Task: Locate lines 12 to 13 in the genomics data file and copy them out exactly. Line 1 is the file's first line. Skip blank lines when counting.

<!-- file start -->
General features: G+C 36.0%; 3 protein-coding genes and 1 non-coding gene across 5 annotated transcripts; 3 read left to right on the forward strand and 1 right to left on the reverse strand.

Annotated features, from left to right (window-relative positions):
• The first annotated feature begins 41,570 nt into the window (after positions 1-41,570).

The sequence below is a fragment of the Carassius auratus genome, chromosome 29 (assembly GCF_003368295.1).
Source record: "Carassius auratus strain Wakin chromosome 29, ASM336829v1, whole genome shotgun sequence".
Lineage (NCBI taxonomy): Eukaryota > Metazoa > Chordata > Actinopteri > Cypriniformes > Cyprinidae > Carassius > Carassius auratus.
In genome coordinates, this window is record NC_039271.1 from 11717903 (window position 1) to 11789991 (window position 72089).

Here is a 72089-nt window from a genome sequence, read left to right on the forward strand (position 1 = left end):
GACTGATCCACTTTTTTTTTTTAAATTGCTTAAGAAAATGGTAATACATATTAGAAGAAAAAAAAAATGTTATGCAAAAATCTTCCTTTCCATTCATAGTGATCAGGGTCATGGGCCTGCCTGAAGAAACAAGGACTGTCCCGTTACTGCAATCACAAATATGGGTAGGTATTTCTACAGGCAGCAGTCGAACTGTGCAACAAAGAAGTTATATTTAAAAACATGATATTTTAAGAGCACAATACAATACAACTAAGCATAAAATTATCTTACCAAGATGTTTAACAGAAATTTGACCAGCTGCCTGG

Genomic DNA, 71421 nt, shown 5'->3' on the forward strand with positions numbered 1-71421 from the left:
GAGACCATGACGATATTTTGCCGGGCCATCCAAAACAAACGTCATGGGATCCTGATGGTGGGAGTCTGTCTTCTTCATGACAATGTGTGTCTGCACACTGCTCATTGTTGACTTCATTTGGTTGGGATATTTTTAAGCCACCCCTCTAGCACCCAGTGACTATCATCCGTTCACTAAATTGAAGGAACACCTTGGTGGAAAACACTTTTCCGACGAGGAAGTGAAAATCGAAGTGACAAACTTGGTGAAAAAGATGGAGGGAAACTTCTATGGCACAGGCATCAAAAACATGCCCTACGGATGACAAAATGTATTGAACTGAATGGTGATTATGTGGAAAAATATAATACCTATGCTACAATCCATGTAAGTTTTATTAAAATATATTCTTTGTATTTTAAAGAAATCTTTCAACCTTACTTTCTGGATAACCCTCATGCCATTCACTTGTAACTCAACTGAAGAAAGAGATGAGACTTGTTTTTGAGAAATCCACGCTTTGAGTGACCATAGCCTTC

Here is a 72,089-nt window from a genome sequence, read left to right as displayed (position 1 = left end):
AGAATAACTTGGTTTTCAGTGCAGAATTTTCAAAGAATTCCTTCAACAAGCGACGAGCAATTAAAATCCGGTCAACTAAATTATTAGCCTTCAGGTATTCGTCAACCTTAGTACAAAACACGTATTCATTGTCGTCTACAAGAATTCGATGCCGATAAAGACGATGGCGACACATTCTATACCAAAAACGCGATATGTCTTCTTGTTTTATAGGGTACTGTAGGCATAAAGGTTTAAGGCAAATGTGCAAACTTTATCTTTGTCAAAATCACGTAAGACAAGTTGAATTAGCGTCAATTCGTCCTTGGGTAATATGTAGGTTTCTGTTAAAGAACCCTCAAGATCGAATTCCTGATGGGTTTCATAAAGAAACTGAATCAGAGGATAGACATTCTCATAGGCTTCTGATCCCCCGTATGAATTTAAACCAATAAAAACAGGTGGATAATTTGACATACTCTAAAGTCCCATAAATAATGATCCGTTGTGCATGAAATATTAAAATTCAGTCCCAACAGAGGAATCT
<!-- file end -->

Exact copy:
Here is a 72,089-nt window from a genome sequence, read left to right as displayed (position 1 = left end):
AGAATAACTTGGTTTTCAGTGCAGAATTTTCAAAGAATTCCTTCAACAAGCGACGAGCAATTAAAATCCGGTCAACTAAATTATTAGCCTTCAGGTATTCGTCAACCTTAGTACAAAACACGTATTCATTGTCGTCTACAAGAATTCGATGCCGATAAAGACGATGGCGACACATTCTATACCAAAAACGCGATATGTCTTCTTGTTTTATAGGGTACTGTAGGCATAAAGGTTTAAGGCAAATGTGCAAACTTTATCTTTGTCAAAATCACGTAAGACAAGTTGAATTAGCGTCAATTCGTCCTTGGGTAATATGTAGGTTTCTGTTAAAGAACCCTCAAGATCGAATTCCTGATGGGTTTCATAAAGAAACTGAATCAGAGGATAGACATTCTCATAGGCTTCTGATCCCCCGTATGAATTTAAACCAATAAAAACAGGTGGATAATTTGACATACTCTAAAGTCCCATAAATAATGATCCGTTGTGCATGAAATATTAAAATTCAGTCCCAACAGAGGAATCT